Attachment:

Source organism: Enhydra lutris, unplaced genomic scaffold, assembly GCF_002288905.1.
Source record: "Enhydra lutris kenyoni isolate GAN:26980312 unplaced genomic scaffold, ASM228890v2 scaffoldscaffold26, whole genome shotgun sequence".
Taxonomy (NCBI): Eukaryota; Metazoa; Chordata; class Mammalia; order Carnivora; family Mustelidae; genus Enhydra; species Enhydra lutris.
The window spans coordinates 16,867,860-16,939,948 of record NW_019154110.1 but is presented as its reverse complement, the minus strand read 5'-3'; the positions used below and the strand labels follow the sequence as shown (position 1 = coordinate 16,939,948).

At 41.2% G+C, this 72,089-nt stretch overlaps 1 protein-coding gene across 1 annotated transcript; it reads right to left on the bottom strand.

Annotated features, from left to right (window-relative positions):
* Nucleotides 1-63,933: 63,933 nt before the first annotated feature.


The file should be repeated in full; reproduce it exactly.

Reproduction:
Source organism: Enhydra lutris, unplaced genomic scaffold, assembly GCF_002288905.1.
Source record: "Enhydra lutris kenyoni isolate GAN:26980312 unplaced genomic scaffold, ASM228890v2 scaffoldscaffold26, whole genome shotgun sequence".
Taxonomy (NCBI): Eukaryota; Metazoa; Chordata; class Mammalia; order Carnivora; family Mustelidae; genus Enhydra; species Enhydra lutris.
The window spans coordinates 16,867,860-16,939,948 of record NW_019154110.1 but is presented as its reverse complement, the minus strand read 5'-3'; the positions used below and the strand labels follow the sequence as shown (position 1 = coordinate 16,939,948).

At 41.2% G+C, this 72,089-nt stretch overlaps 1 protein-coding gene across 1 annotated transcript; it reads right to left on the bottom strand.

Annotated features, from left to right (window-relative positions):
* Nucleotides 1-63,933: 63,933 nt before the first annotated feature.